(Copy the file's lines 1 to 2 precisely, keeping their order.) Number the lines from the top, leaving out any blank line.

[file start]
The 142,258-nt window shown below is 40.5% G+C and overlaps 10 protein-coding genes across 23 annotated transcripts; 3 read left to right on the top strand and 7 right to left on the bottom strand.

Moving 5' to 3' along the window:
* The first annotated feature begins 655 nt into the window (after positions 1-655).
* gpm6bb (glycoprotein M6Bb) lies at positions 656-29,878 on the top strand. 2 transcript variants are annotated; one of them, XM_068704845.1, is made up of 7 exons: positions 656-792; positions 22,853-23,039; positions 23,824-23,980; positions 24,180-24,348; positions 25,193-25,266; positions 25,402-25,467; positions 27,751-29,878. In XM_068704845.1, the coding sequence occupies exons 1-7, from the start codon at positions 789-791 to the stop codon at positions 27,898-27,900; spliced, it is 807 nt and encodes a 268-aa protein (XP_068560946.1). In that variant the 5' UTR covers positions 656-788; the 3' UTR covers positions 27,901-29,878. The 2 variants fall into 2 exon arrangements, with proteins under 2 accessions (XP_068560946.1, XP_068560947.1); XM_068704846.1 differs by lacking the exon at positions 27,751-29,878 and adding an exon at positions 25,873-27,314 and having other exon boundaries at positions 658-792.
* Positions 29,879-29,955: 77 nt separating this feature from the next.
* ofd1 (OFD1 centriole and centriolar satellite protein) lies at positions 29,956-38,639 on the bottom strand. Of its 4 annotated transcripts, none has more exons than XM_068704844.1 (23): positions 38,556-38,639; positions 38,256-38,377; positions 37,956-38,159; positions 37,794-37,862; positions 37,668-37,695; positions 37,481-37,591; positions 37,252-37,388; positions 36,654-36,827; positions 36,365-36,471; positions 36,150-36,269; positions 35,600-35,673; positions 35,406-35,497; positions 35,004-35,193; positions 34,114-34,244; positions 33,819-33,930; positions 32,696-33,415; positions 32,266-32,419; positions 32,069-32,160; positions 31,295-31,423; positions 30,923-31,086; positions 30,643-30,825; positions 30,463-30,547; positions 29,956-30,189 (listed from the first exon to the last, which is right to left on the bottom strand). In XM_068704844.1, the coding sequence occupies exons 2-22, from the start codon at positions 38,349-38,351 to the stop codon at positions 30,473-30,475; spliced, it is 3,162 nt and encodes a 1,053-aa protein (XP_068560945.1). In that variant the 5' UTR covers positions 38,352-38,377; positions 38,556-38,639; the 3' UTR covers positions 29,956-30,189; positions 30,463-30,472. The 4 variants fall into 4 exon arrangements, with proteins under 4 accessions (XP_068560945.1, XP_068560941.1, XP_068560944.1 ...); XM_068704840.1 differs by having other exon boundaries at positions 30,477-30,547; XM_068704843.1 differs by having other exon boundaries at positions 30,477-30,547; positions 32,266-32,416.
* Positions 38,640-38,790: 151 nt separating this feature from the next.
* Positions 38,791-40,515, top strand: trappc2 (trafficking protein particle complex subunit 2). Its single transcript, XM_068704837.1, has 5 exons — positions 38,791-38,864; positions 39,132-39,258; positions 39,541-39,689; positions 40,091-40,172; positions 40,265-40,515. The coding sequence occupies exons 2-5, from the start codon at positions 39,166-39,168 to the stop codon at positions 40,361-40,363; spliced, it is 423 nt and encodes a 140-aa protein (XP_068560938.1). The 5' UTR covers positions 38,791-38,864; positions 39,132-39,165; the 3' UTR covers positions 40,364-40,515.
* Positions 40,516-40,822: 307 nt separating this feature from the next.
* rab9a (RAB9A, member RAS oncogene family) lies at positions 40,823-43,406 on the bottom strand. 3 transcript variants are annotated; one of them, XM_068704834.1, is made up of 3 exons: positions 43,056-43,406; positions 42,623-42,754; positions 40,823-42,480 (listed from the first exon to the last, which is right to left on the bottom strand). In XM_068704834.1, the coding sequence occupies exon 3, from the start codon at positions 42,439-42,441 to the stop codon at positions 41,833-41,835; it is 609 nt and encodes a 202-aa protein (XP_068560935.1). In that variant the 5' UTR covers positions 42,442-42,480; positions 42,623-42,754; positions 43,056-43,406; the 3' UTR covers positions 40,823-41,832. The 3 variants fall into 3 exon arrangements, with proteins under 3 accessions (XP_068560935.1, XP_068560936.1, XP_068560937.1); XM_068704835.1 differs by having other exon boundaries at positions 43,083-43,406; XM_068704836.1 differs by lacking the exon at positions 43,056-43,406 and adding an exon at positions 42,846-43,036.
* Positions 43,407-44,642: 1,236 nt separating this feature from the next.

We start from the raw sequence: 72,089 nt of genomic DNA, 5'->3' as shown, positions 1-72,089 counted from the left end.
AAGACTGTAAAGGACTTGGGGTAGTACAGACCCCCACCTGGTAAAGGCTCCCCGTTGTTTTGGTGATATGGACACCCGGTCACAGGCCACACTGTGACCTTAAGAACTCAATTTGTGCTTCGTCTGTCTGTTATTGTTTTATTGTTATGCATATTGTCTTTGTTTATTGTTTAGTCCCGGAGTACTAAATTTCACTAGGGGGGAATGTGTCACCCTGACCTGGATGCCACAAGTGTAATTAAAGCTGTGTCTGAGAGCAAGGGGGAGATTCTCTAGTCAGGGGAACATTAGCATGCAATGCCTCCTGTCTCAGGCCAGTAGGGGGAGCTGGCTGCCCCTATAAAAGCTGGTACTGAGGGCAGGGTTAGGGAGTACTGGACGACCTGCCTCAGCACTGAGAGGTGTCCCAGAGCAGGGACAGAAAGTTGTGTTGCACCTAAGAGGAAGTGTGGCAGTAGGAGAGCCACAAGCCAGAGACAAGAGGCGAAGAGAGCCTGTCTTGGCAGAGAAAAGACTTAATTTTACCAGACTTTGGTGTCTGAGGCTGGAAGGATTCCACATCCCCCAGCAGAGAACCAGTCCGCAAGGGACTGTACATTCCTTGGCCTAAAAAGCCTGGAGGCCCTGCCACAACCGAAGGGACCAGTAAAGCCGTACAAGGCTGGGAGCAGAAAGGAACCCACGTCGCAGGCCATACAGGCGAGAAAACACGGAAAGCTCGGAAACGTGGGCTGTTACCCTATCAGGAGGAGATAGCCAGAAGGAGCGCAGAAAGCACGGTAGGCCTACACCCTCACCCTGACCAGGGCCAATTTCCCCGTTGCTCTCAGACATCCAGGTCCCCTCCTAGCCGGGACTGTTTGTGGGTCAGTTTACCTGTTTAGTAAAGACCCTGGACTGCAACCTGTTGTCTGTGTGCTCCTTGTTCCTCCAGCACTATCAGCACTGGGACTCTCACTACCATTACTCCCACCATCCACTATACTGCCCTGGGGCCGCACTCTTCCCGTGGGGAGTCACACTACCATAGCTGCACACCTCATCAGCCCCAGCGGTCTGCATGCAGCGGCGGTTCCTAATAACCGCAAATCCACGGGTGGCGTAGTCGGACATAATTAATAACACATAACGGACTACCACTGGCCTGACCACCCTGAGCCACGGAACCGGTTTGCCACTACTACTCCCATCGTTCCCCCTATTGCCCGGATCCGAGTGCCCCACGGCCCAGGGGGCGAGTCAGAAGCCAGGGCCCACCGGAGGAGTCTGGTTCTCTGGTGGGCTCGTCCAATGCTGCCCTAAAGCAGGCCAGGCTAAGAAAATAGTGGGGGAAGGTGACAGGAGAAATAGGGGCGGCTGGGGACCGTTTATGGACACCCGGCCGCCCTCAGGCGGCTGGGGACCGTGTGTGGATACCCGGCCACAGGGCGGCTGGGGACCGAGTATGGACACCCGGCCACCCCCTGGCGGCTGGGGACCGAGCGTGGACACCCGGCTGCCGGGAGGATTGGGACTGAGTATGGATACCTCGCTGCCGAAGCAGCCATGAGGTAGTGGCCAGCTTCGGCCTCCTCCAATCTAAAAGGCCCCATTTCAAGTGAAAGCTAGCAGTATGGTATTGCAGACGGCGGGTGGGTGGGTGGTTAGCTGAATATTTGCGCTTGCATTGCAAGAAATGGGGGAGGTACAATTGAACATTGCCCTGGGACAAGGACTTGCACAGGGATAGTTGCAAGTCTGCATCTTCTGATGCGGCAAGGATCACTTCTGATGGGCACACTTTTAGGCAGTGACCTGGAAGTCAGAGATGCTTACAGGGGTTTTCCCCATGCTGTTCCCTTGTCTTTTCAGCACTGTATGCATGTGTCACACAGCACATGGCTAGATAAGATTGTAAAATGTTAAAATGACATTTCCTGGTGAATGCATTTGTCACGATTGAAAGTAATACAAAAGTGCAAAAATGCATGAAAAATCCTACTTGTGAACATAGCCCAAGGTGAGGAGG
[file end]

The 142,258-nt window shown below is 40.5% G+C and overlaps 10 protein-coding genes across 23 annotated transcripts; 3 read left to right on the top strand and 7 right to left on the bottom strand.

Moving 5' to 3' along the window: